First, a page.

Scientists in the COGNITIVE NEUROLINGUISTIC RESEARCH LAB, which Professor David Corina oversees, study the cognitive neuroscience of signed and spoken languages.
Research in the Integrated Attention Lab focuses on how goal-directed and sensory-driven information are integrated to determine what we perceive. The purpose of the work is to understand the mechanisms of attentional control that flexibly balance the ability to select task-relevant information and suppress irrelevant distractors. We are interested in both the neural and cognitive processes involved and use fMRI and eye-tracking combined with response time and accuracy measurements.
Our research focuses on the development of memory and metamemory in childhood. Using behavioral and neuroimaging methods, our studies examine both typical and atypical development of memory in children.
Infants are immersed in a world of immense complexity, yet they display knowledge of the people, objects, actions and sounds in their environments very early in life. Our research explores the mechanisms that support this early learning. In particular, the ability to detect statistical regularities may play a fundamental role in how infants learn about a highly complex, highly salient aspect of the auditory world: language.
The Human Experiences and Affective Development (HEAD) Laboratory, which Amanda Guyer oversees, uses cognitive neuroscience methods to examine development of social and affective brain systems in adolescents.
The HERD Lab explores the factors contributing to children’s social and emotional development. We examine the contributions of “nurture” through children’s close relationships with family and friends, and “nature” through their autonomic and neuroendocrine regulatory systems. Our focus is on understanding how these factors shape developmental trajectories toward adaptive functioning, like compassion and social competence, and maladaptive functioning, like aggression and anxiety.
The Visual Cognition Lab investigates how information about the visual world is acquired, identified, retained in memory and manipulated by the cognitive system to support thought and to guide behavior.
The Janata lab investigates how human brains engage with music. Paradigms range from psychophysical studies of the acuity of mental images for pitch, to neuroimaging studies of music-evoked memories and emotions, and behavioral examinations of sensorimotor coupling, i.e how people move along with music.
Research in the Mind-Emotion Development Lab focuses on the development of young children's knowledge about people in terms of their inner, mental lives – what a person desires, intends, believes, thinks about and feels emotionally.
The Laboratory for Basic and Translational Cognitive Neuroscience, led by Steve Luck, is a part of the UC Davis Center for Mind and Brain and the Visual Cognition Research Group.
Scientists and engineers in the LABORATORY FOR THE NEURAL MECHANISMS OF ATTENTION investigate the cognitive and neural underpinnings of attention using a cognitive neuroscience approach. The laboratory's principal investigator, Professor Ron Mangun, was the founding director of the Center for Mind and Brain, and is a fellow of the Association for Psychological Science and the American Association for the Advancement of Science.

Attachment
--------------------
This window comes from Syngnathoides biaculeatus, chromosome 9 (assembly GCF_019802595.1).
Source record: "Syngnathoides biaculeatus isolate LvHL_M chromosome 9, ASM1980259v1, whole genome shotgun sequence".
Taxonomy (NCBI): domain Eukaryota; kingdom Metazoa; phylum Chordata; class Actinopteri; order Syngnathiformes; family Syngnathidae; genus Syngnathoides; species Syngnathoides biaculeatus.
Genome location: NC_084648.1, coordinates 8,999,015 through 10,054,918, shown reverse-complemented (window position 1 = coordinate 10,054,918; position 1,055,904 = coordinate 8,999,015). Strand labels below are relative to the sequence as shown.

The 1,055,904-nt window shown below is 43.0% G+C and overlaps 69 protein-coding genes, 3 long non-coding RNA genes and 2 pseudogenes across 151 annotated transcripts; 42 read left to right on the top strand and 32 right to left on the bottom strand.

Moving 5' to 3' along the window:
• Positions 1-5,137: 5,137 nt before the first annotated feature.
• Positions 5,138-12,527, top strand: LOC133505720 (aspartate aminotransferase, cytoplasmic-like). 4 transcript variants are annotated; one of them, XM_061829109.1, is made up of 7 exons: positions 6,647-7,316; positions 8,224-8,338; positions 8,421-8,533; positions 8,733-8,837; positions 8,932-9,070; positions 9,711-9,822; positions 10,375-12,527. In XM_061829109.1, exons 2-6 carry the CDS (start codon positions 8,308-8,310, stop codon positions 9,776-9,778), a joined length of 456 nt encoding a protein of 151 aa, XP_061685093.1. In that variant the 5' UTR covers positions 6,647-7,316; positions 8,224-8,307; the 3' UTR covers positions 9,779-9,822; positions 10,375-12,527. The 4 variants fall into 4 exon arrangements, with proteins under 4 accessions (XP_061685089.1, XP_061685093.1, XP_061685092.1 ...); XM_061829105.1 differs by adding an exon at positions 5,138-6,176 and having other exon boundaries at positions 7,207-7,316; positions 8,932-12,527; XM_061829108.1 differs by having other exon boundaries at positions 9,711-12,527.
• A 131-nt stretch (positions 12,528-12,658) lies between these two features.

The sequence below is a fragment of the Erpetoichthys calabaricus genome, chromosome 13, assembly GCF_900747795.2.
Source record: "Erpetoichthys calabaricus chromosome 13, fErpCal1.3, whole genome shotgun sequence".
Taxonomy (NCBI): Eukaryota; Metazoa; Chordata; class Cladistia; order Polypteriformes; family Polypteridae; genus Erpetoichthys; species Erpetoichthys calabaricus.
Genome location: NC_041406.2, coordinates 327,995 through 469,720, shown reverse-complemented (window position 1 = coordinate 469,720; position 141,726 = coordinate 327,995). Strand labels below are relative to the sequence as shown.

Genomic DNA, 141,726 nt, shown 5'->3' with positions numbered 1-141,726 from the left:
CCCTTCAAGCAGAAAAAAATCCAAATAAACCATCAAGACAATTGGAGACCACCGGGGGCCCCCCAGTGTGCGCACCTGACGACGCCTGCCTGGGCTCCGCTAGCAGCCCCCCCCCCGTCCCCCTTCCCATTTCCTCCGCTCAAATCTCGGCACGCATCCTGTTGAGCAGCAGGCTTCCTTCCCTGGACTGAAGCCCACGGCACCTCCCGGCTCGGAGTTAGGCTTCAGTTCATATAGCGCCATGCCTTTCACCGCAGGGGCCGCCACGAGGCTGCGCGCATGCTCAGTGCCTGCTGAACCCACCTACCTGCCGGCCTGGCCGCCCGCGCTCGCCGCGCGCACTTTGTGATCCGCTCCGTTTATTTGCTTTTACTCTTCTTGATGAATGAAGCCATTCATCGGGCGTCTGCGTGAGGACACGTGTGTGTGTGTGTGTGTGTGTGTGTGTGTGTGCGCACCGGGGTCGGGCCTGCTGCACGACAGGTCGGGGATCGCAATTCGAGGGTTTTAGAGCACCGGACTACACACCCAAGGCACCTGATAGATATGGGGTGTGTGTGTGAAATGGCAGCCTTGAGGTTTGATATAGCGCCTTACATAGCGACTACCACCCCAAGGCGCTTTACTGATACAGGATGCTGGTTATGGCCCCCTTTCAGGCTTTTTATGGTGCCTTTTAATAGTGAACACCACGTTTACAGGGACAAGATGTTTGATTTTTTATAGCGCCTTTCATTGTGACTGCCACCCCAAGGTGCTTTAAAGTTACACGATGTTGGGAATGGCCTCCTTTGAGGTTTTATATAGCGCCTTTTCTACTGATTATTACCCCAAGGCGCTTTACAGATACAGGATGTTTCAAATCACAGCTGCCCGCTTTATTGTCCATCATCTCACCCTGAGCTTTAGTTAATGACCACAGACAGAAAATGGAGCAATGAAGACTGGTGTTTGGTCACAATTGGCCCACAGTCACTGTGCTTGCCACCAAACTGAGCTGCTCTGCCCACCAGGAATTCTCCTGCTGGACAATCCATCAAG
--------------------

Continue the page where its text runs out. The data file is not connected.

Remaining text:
The AUDITORY NEUROSCIENCE AND SPEECH RECOGNITION LAB, under the direction of Dr. Lee M. Miller) is dedicated to understanding the neural bases of auditory perception and speech recognition in human listeners. Our researchers use the most advanced non-invasive techniques to study attentive listening, including functional magnetic resonance imaging (fMRI), high-density electroencephalography (EEG), and neural network analysis. We learn how different parts of the brain cooperate to achieve perception — especially in noisy environments or with hearing loss — and what happens when comprehension fails.
The first years after birth are critically important for the development of the baby's brain and mind. We know that experience plays an important role in shaping this development. The Infant Cognition Lab studies the baby's developing mind; particularly investigating infants' memory, attention and categorization.
Researchers in the COGNITIVE ELECTROPHYSIOLOGY AND NEUROIMAGING LAB, which neurologist John Olichney, M.D., oversees, develop electrophysiological and neuroimaging techniques sensitive to memory, language and other cognitive impairments characteristic of Alzheimer’s disease and other neurodegenerative disorders.
The Neurocognitive Development Lab employs a variety of converging research techniques to elucidate the complex brain-behavior relationships that underlie cognitive development.
Researchers in the SARON LAB, under the direction of neuroscientist Clifford Saron, use electrophysiological and behavioral methods to study sensory and cognitive processes in humans.
The Laboratory of Auditory Neurophysiology and Development (LAND), which Dr. Antoine Shahin oversees, applies behavioral and neuroimaging studies to determine how the brain processes and perceives spoken language.
The Laboratory for the Cognitive Neuroscience of Language, which Dr. Tamara Swaab oversees, focuses on the psychological and neural mechanisms of language comprehension. Scientific investigators in the lab study when and how different kinds of contextual information, including syntactic, thematic, semantic and referential information, are integrated during reading and listening comprehension, and identifies the neural substrates of these integration processes.
Dr. Andy Yonelinas. In the Human Memory Lab we aim to understand how memory works… and why it often fails. We examine factors that influence memory such as stress and aging. We also investigate the brain networks involved in memory using neuroimaging methods like fMRI, and by examining people with memory problems related to medical conditions such as stroke and cardiac arrest.